Sometimes the forest guards mysteries, and sometimes the mysteries guard the forest. Or maybe they’re just hungry! In the case of the eloko (plural biloko), both could be true. An eloko is a powerful little mystery said to haunt the Congo rainforest. I’ve wanted to cover biloko since reading A Song Below Water, which gives the eloko several delightfully modern face. Yet when I started digging, I found that, a bit like Norwegian trolls, biloko wear more than one face in legends too. Clear details about those faces proved frustratingly difficult to sort out in English-language sources. As a result, my image of the eloko is a bit fractured. However, I hope I’ve found enough to give you something to chew on regarding this enigmatic being. Continue reading “Quarterly Bestiary: Eloko: Beware the Bell (or the Stick)”
The word “fairy” can refer to many different types of mythical beings. Both the teeny winged fairies still popularly pictured and the wilder human-sized fae of YA and adult fantasy novels often reflect a patchwork of source material. Since it would take many posts to adequately cover all those sources, I’m going to focus on the aos sí of Ireland today. A fair amount of modern fairy lore hearkens back to these Good Neighbors, who, like most neighbors, were never really good or bad. They were simply their own people, with their own motivations and standards. Continue reading “Quarterly Bestiary: Aos Si: The Complicated Neighbors”
Let’s talk about trolls. No, not the online hater type; it’s the original ones from mythology I want to cover today. You probably have your own go-to image of a troll, whether it’s big or small, deadly or cuddly. Yet the name has been applied to a surprising range of creatures, mostly from Scandinavian mythology. Most of the traditional trolls are antagonistic to humans, but beyond that, what makes a troll? Where do these trolls come from, and how did they go from menacing gods and cave explorers to prancing about in children’s movies? Let’s take a look. Continue reading “Quarterly Bestiary: Trolls: From Hostile Magic to Lovable Goofs”
Spring is here! I hope all of you are getting a chance to enjoy some sign of new life and returning light. I’ll admit my hay-fever gives me mixed feelings about spring flowers, but so far things haven’t been so bad. I even got to enjoy some lovely spring rain, which tends to put me in the writing mood. How about you? How is spring treating you so far?
It’s tricky to pin down wee folk, and not just because of their size. Small humanoid beings appear in mythology around the world, and they are especially numerous in European cultures. However, many of the most well-known names are treated as somewhat interchangeable. Research a brownie and you’ll end up with fairies and hobgoblins and so on. So rather than tackle a general category of these tiny people, I decided to focus in the tomte. I’ve been curious about tomtar for a while now, and it turns out the different definitions of them will allow me to touch on a variety of those larger categories without getting in over my head. Continue reading “Quarterly Bestiary: Tomte: A Legend of Many Categories”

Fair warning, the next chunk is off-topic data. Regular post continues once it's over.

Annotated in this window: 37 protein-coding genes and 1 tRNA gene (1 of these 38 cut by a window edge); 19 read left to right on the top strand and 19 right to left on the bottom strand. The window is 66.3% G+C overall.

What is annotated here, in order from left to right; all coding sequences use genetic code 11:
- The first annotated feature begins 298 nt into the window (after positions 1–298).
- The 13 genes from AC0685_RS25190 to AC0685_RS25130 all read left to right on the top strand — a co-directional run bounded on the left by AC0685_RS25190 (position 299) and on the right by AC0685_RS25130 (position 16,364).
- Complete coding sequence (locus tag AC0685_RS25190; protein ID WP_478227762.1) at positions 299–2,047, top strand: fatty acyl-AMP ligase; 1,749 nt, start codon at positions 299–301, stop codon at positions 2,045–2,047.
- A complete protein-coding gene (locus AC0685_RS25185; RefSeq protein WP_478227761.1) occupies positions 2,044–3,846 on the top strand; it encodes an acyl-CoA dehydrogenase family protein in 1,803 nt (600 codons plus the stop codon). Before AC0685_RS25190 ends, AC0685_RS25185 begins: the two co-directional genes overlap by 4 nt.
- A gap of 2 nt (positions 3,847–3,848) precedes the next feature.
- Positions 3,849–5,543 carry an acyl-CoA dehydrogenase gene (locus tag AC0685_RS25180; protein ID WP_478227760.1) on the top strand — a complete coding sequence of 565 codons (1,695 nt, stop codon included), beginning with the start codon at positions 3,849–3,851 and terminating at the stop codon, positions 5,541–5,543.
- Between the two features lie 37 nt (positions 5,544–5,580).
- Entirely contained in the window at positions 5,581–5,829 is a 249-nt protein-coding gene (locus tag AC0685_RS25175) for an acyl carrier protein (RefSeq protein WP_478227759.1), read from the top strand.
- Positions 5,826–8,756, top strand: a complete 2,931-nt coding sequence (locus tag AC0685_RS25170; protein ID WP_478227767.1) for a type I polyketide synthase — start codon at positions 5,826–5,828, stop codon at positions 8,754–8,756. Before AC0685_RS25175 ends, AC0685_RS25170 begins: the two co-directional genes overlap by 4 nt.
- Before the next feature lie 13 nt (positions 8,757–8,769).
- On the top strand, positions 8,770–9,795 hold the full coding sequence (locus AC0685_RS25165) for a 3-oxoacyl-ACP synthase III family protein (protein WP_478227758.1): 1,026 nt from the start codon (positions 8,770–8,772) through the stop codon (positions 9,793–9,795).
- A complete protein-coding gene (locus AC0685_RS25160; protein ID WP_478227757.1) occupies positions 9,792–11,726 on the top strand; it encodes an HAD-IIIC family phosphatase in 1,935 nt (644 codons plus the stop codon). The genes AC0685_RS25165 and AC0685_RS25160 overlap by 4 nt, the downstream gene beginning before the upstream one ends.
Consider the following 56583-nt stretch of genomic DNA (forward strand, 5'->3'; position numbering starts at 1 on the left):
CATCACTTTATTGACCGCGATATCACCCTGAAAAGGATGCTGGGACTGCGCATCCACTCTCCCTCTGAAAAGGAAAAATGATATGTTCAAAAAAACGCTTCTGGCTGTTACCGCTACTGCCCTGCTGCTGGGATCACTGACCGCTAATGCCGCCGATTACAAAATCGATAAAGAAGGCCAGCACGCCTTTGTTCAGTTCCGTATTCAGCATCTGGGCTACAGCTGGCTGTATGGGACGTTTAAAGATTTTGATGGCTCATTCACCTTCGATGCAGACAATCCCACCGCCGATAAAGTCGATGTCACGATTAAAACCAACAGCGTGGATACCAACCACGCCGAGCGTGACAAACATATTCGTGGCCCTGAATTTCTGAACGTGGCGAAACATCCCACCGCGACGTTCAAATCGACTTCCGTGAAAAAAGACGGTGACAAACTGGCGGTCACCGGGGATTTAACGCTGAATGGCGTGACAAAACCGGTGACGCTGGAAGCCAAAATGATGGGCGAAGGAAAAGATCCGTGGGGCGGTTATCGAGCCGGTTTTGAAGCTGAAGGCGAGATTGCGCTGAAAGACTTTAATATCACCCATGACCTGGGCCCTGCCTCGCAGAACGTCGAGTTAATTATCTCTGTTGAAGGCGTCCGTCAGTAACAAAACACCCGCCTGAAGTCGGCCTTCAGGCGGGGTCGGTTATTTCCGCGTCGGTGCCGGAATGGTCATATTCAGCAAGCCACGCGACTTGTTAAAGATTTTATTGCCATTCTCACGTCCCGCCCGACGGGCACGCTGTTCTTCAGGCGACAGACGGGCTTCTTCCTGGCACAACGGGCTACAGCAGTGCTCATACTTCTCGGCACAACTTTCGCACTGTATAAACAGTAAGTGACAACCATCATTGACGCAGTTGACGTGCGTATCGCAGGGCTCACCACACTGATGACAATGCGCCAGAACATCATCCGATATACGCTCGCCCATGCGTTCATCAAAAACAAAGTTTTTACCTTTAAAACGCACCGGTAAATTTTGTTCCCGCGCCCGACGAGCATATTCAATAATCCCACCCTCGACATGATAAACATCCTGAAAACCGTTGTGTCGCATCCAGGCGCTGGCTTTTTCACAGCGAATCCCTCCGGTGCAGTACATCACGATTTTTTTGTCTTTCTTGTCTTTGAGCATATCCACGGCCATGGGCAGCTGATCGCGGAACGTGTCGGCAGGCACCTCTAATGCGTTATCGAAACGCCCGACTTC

Well, we made it. It’s 2021. I know it’s a bit late, but Happy New Year, everyone! I was hoping to get this posted last week, but then things got a bit crazy. How about you? How has 2021 been for you so far? Continue reading “New Year’s Updates 2021”
Japan boasts a robust collection of ghost stories, with one small group focused on an unusual habitat: the toilet. These specters are a variable lot. Some are relatively modern legends while others are quite old. Some are mostly irritating and some are downright deadly. Collectively, they represent centuries of anxiety around a place often treated as a necessary evil in Japanese culture. So let’s take look at the things that go bump in the stall. Continue reading “Quarterly Bestiary: Japanese Toilet Ghosts: Look Behind You”
I often focus on more obscure creatures for Quarterly Bestiary, but today I’d like to touch on a mythical heavyweight: the unicorn. Now, before you expect sparkles and rainbows, bear in mind there’s a lot more to unicorns than that. Behind the modern image lies a history full of strange, sometimes dark twists. I couldn’t hope to cover it all in one post even if I limited myself to only the unicorn of Western Europe, so I’ll focus my discussion around the unicorn’s horn, also called the alicorn. Even with that limitation, there’s simply so much myth and media on the unicorn that I’m approaching this a little differently. Instead of going over the mythology in one section and the media in another, I’ll take each topic by topic. So let’s take a look at the alicorn, possibly the unicorn’s source of power and the thing that identifies it as more than a horse. Continue reading “Quarterly Bestiary: Unicorns: The Power of the Alicorn”
Hello, everyone! I’m doing my updates post a little early because I’ve got a few special posts coming up this month. First up, Red Thread Reblog is back! If you’re not familiar with this feature, Red Thread Reblog reaches out into the blogging community and ties together two posts, one covering media inspired by mythology and one on the mythology behind the media. I won’t give too much away yet, but I will give you one hint: dragons. Continue reading “June 2020 Updates And Beast Suggestions”
Many dangerous creatures haunt the mythical landscape of Scotland. Kelpies, horse-shaped water spirits, are among the better known, and they even have connections to one of Scotland’s most famous monsters. They are fairy horses, though if you’re thinking of innocent winged ponies, you’d best think again. Kelpies are fierce flesh-eaters. Yet like many fairy beings, kelpies are more than mere monsters up close. They are wild, it’s true, but they still have a complex intelligence hidden deep within their shifting appearance. So today, let’s take a breath and dare to swim with the kelpie.